Integrated Pest Management
- Apr 29, 2014
Preventing and eliminating pest infestations in multifamily housing is critical for protecting your tenants and your property’s reputation. No one wants to live in a building where there is even a rumor of infestation by roaches, rodents, or other pests. Yet, building management may find it difficult to control individual tenant behavior that exposes the property to infestation.
Pest management programs need to address methods for keeping individual units as pest-free as possible. Putting in place an integrated pest management (IPM) process is a secure strategy that will protect your property against infestations. IPM offers a multi-faceted approach to assessing the areas of a building’s interiors and exteriors in order to prevent pest issues. In multifamily housing an IPM plan would include:
■ Routine inspections by pest management professionals
■ Aggressive treatment strategies when infestations are located
■ Education of building staff and maintenance on infestation identification
■ Opportunities for tenant education of the importance of IPM.
An IPM plan takes a comprehensive approach to pest control, eliminating the lures that can attract pests, such as food or food residue, water, or harborage sites.
Establish an IPM plan
An initial step in an IPM plan requires the building manager, maintenance personnel, or perhaps even an outside pest control service to first look for evidence of infestation, such as rodent droppings or actual pest sightings. They are usually found in the most likely places—near dumpsters, anywhere moisture collects inside or outside the building, around light fixtures (inside and outside) or wherever food or food residue can accumulate in tough-to-reach places.
It is important to next seal off access points into the facility, such as cracks in the foundation or walls, venting or sewerage systems or deteriorating door sweeps. While sealing the facility from pests goes a long way toward preventing infestation and can reduce the need for pesticides, it is not the whole solution. Where evidence of pests exist, it is important to first identify them—rodents, beetles, flies, etc. The next step is then determining when and how frequently you are finding these specific pests, and in which specific part of the building, in order to analyze how they might be entering the building. You will also need to determine the most effective way to eliminate them, which may include the use of chemical pesticides, bait traps, diligent sanitation or other means.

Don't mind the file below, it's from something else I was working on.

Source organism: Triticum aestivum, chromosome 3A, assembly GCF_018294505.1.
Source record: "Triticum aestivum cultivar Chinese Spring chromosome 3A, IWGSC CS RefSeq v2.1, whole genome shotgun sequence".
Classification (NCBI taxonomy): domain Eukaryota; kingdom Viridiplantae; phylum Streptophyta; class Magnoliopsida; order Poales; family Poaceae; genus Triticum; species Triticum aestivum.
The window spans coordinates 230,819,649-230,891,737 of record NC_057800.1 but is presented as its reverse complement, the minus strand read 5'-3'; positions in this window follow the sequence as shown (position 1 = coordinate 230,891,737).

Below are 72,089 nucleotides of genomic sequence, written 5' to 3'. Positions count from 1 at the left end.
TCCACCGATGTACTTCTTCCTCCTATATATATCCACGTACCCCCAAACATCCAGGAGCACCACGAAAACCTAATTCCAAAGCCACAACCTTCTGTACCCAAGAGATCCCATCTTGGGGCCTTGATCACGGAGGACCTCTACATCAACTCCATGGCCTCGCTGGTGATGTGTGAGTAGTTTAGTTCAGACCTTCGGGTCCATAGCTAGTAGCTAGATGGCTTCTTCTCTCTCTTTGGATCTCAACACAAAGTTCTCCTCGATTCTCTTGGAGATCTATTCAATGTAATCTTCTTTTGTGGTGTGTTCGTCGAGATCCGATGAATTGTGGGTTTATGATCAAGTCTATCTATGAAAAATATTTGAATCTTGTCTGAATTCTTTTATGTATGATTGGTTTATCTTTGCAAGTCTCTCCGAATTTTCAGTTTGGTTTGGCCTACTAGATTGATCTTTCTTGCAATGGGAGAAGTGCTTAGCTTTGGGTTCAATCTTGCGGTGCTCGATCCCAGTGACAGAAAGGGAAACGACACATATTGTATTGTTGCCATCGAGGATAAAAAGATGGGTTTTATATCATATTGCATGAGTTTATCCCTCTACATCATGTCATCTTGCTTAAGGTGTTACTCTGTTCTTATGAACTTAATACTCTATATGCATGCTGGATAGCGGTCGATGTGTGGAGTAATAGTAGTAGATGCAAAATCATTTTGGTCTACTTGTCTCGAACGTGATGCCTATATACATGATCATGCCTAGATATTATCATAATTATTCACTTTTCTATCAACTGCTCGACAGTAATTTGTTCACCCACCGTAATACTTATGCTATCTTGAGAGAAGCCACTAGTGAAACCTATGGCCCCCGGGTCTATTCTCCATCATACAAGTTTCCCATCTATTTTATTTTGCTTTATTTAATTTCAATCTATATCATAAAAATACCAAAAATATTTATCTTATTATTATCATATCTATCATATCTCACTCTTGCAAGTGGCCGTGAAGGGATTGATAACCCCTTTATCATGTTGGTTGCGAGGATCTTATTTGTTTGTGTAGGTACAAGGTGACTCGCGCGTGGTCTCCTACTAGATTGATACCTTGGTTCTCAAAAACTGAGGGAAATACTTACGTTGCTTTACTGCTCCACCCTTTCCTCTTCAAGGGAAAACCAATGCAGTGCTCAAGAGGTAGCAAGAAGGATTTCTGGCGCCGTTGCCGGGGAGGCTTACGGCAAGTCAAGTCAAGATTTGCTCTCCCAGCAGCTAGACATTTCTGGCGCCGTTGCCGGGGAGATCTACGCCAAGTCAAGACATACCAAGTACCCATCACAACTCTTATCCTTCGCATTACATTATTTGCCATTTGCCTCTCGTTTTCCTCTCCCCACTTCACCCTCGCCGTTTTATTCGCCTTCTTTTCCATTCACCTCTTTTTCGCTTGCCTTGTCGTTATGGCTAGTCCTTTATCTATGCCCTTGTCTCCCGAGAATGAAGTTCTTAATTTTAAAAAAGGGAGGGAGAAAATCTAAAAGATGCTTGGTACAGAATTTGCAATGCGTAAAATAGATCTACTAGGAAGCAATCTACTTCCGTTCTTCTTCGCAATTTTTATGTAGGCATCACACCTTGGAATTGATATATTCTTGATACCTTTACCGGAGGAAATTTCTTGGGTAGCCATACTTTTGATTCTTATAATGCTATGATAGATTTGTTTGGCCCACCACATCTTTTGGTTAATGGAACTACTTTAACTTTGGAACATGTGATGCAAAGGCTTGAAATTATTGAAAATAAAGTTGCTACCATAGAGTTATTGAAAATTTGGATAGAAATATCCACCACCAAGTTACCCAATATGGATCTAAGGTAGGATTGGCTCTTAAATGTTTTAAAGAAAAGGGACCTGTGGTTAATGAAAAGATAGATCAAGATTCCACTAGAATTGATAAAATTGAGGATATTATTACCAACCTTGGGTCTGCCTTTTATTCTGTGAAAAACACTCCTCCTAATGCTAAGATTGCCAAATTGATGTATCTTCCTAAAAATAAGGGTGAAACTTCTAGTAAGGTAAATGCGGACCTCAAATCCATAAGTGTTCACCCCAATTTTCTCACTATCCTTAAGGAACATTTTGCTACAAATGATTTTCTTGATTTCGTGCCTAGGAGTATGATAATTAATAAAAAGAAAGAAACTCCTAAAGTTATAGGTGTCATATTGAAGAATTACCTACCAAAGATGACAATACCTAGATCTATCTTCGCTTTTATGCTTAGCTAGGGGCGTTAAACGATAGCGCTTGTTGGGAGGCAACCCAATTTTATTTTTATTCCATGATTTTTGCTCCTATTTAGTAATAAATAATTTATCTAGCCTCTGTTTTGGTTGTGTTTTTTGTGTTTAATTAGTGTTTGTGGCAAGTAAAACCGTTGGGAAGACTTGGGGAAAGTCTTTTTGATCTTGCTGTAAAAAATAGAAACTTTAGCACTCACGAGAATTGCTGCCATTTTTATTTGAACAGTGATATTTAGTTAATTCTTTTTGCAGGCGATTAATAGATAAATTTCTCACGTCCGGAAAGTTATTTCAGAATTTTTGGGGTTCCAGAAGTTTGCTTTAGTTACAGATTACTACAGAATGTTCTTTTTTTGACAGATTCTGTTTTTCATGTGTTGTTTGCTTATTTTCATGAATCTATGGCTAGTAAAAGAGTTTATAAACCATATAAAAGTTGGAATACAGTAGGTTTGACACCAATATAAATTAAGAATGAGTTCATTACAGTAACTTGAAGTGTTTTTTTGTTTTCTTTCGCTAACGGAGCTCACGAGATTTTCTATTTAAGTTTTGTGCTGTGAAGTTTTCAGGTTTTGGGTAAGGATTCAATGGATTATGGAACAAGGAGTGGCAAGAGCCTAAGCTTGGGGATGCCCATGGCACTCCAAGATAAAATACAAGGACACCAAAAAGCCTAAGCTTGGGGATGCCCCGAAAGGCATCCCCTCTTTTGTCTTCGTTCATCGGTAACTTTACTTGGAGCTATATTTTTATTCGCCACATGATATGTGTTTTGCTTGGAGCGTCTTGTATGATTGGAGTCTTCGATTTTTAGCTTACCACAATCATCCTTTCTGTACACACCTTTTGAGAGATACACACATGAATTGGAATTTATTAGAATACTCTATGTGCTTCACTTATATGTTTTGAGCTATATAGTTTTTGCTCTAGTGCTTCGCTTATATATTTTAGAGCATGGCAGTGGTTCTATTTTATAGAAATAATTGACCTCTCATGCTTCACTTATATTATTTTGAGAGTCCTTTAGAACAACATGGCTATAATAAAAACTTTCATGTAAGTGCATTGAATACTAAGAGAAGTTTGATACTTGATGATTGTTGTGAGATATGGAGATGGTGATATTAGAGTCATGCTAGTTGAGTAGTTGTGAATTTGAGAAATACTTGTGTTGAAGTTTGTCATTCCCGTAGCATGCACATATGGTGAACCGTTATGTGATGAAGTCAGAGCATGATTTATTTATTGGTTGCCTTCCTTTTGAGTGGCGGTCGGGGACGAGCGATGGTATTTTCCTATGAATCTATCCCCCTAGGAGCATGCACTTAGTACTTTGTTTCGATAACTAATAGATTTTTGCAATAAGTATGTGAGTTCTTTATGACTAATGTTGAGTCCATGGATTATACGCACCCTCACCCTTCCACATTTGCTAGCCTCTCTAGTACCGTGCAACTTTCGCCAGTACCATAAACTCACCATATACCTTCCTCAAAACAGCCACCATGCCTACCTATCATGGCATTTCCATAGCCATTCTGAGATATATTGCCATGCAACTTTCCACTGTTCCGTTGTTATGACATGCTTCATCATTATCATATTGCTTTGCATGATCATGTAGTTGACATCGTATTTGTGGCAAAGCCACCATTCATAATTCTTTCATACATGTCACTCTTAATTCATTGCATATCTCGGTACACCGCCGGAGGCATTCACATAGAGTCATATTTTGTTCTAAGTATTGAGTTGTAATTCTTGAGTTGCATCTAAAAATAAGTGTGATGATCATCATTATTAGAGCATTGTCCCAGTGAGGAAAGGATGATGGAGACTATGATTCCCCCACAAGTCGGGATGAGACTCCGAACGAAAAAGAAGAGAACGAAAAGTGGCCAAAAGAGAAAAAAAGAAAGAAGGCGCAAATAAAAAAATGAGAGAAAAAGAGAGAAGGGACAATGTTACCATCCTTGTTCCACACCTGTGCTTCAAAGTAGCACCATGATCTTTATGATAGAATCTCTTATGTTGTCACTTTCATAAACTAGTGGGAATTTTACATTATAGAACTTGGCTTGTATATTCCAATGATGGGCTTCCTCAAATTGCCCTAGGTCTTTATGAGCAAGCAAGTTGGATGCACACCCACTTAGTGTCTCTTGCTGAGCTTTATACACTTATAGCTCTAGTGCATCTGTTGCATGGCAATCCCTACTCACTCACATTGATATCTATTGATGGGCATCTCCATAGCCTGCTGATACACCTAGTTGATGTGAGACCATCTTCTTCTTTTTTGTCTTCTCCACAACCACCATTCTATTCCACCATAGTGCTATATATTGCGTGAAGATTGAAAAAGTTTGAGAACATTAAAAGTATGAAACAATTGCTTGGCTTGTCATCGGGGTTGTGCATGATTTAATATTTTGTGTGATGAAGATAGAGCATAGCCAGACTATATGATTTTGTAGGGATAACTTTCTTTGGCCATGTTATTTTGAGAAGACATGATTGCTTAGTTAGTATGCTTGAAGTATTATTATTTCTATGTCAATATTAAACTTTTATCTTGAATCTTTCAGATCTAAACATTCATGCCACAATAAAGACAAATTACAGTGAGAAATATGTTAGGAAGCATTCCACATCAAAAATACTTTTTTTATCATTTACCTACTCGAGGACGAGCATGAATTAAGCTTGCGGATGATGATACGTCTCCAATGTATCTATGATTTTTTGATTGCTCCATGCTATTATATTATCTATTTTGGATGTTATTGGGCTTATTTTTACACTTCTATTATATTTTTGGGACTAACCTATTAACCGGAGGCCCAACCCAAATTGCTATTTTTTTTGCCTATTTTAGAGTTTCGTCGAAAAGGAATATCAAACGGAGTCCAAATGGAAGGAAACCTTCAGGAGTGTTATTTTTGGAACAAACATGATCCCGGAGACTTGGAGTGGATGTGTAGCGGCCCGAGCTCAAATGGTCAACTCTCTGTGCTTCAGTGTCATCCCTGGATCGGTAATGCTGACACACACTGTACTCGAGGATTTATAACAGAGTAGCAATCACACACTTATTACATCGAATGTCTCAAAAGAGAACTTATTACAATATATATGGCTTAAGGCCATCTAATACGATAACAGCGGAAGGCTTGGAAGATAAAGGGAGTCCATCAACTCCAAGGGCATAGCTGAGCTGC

Once the IPM plan is in place, it must be administered on a consistent basis. This means enlisting the support of your maintenance staff as well as your tenants. It is important to ensure that recommendations for repairs to the physical building and surrounding property are implemented and that your maintenance staff is properly trained in how to use appropriate tools to thoroughly and regularly clean areas vulnerable to infestation by pests. Additionally, the common areas of the building such as laundry, trash areas, community kitchens and lobby areas set the tone for the entire building and must be kept well-maintained and absolutely pest free.
Finally, the effects of the IPM plan need to be monitored, reported—and recorded. Remember that even if one area is clear of pests, infestation may recur, or evidence of pests may be elsewhere in the building. While there are many avenues to use when it comes to eliminating pests, prevention is a better long-term solution, and that requires continuing effort.
Work with tenants
To gain the cooperation of tenants and avoid negative consequences, notify them of your IPM program. Assure them that inspections are routine and preventative, and encourage them to report the visual sighting of insects or rodents as soon as possible between inspections. Create and publicize a general policy for preventing and eliminating infestations by pests of any kind.
For example, advise tenants to seal trash bags and to dispose of trash promptly and only in properly designated areas. Similarly, caution them to avoid leaving food out in their kitchens or in exterior areas, like patios or recreational spaces. Ask them to let you know if they become aware of breaches in the building that can serve as entry points for pests, such as windows or doors left open in public areas, cracks in the foundation, or deteriorating weather stripping. And, as a matter of course, urge tenants to report infestations as soon as possible and to take steps within their own units to help prevent pests from entering the building.
While an infestation in a multifamily building certainly can have a negative impact on owners and managers, unfortunately, it’s the tenants who are most directly affected. With or without an actual infestation, you may find that if you demonstrate to tenants your sincere concern and active efforts to eliminate pests, they will be more than willing to cooperate with you for their own protection.
Timothy Larson is QA manager at Rentokil, the world’s largest commercial pest control company, based in Reading, Pa.